With President Donald Trump and Republicans in Congress continuing to denounce investigative proceedings led by Democrats, the U.S. House Intelligence Committee was holding a second day of impeachment hearings on Friday, continuing to focus on efforts by the President's personal lawyer, Rudy Giuliani, to undermine American diplomats in Ukraine.
After hearing on Wednesday from the acting U.S. Ambassador and a top State Department official, the focus in this hearing is the ex-Ambassador, Marie Yovanovitch, who was forced out of her post earlier in 2019, after a campaign which she - and other State Department officials - have blamed on Giuliani.
"I do not know Mr. Giuliani's motives for attacking me," Yovanovitch said in a closed door deposition in October.
Follow here for updates on today's hearing.
3:25 pm. Schiff ends the hearing with a quick gavel, much to the GOP's aggravation. The audience stands and cheers for Yovanovitch as she leaves the hearing room. That is not a usual scene in a hearing room.
3:00 pm. This hearing is almost over. But down in the bowels of the Capitol, another deposition is beginning in the impeachment investigation. This one is with a staff aide to the acting U.S. Ambassador to Ukraine, who reportedly overheard a conversation between the President and Gordon Sondland.
2:55 pm. After a break, Rep. Jim Jordan R-OH again presses the GOP case about why President Trump should feel worried over political actions by people in the Ukraine government in 2016. After Jordan rattles off a series of statements, Yovanovitch dryly says politicians say stuff - and that she did not see any evidence of a concerted effort by the government of Ukraine to meddle in the 2016 election.
2:25 pm. Asked by Rep. John Ratcliffe R-TX about the prep she received for her nomination in 2016 as Ambassador to Ukraine, Yovanovitch said her guidance was - if asked by a Senator about Hunter Biden and Burisma - to say, “I would refer you to the Vice President's office on that.” Later, Yovanovitch again says the situation could create the perception of a conflict of interest.
2:05 pm. Yovanovitch was asked about how she dealt with the question of what to do about the campaign against her spurred by Rudy Giuliani. Yovanovitch said she asked Gordon Sondland, the U.S. Ambassador to the European Union, what to do. Sondland had close ties to the President.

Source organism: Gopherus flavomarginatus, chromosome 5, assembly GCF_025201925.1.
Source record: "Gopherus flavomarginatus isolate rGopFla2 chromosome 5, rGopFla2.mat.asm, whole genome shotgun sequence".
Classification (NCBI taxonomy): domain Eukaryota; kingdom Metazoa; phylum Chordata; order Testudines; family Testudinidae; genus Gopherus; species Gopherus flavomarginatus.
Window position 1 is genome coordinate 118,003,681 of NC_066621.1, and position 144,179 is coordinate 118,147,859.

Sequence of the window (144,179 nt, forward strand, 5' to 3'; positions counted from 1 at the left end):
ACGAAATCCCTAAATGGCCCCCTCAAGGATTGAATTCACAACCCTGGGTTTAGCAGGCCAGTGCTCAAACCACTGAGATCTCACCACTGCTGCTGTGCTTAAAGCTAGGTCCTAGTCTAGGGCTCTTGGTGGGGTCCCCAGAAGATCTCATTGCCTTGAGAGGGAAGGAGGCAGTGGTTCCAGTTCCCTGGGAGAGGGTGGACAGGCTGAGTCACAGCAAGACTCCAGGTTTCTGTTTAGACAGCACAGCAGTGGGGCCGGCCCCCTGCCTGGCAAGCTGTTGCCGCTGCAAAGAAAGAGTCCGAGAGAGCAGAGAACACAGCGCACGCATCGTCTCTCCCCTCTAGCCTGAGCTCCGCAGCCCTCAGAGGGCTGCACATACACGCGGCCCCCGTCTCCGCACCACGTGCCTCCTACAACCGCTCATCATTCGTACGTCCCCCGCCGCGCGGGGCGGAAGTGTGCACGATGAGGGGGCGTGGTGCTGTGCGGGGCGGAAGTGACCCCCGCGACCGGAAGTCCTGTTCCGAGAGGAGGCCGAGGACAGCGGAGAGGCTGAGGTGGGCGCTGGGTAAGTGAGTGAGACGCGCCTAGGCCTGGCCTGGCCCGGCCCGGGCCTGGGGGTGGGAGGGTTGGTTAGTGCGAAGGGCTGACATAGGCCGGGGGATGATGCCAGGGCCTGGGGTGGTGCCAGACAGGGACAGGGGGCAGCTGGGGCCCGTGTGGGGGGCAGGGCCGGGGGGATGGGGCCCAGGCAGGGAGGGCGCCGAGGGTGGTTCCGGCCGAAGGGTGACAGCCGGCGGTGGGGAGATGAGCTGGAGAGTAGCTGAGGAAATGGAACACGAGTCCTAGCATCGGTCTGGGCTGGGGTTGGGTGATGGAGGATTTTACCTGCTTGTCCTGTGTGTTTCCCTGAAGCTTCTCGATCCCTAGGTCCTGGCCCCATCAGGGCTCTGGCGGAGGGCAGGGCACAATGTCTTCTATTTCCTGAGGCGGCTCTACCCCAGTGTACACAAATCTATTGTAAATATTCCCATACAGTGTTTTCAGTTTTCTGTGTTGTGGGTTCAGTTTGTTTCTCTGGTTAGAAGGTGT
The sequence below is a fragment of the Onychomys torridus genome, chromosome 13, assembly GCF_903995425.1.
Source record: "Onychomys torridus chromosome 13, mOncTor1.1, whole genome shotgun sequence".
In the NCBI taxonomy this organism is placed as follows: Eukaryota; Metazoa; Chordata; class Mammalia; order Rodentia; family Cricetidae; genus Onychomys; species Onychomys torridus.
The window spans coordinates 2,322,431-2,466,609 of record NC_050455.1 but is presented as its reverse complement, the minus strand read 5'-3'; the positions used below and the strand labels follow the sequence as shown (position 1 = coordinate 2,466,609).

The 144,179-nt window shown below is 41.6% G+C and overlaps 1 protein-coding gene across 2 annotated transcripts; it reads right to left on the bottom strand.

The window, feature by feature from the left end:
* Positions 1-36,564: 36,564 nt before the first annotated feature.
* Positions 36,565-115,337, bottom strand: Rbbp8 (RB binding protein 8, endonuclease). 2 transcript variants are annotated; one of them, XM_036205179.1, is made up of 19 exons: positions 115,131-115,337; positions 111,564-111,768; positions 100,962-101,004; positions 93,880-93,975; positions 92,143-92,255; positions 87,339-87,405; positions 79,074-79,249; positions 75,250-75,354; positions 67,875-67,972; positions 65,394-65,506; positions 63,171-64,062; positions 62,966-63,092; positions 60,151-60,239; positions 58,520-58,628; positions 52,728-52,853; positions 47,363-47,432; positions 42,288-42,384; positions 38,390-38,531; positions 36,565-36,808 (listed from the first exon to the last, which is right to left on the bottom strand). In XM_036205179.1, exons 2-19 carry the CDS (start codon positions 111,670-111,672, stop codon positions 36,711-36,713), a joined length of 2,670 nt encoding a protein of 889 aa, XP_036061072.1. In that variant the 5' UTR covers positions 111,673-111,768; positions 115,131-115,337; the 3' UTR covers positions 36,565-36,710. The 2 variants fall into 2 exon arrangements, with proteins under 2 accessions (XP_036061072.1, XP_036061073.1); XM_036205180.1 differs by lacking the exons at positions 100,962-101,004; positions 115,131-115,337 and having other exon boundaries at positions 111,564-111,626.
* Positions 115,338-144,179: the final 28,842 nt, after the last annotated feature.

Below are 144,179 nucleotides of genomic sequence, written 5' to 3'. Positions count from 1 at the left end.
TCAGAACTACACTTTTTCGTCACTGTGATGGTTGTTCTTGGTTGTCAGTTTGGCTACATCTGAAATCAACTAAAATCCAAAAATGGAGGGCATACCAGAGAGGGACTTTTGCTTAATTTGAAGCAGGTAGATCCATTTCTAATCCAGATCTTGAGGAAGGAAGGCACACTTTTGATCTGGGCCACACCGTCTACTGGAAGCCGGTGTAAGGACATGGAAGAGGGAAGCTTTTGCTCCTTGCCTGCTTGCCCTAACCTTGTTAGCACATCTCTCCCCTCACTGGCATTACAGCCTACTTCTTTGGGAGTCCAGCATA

1:50 pm. Yovanovitch repeats again that certainly a President can remove an Ambassador for any reason - but she openly asks why there needed to be a smear campaign against her.
Rep Wenstrup R-OH: "Well, I wasn't asking about that."
1:25 pm. GOP lawmakers are repeatedly asking Yovanovitch about her post-Ukraine career (now on a fellowship at Georgetown), making the case that she has not been fired or punished after her removal.
1:05 pm. Castor's time for questions to Yovanovitch finally ends. He almost seemed relieved.
12:55 pm. After starting by making clear that Yovanovitch did not have first hand knowledge about what happened with the President's actions with respect to Ukraine, now the GOP counsel is asking about items which happened before she arrived in Ukraine in 2016.
12:45 pm. In a lengthy line of questioning, Castor is allowing Yovanovitch to more fully explain how Giuliani was trying to push her out.
12:30 pm. The GOP committee counsel continues to make the case that since Yovanovitch was not the Ambassador after May 20, she has no evidence to offer.
12:25 pm. The 45 minutes of time for Rep. Nunes begins, as Republicans press the argument that she knows nothing about the events related to impeachment.
"I'm not exactly sure what the Ambassador is doing here today," said Nunes.
12:15 pm. President Trump is not pleased with the Stone verdict.
12:00 pm. Stone guilty of lying to Congress, obstruction of justice and more.
11:55 am. Meanwhile, just a few blocks away, news is breaking, as Trump confidant Roger Stone has been found guilty on seven counts stemming from the Mueller investigation. Some of the still photographers in the hearing room here are scrambling to grab their gear and run down to get pictures.
11:45 am. From Fox News about today's events. The President's tweets have clearly derailed whatever GOP messaging plans Republicans had for today's hearing.
11:40 am. Critics of the President see his tweets this morning about Yovanovitch as yet another marker for impeachment efforts in the House.
11:20 am. House Republicans grabbed one of my tweets this morning, and it has become a hot property for GOP voices on Twitter in the last hour.
11:15 am. Don't expect an avalanche of negative reaction from the GOP over today's tweets from the President.
11:05 am. There are a number of votes on the House floor. We are being told not to expect the hearing to reconvene for maybe another hour or more.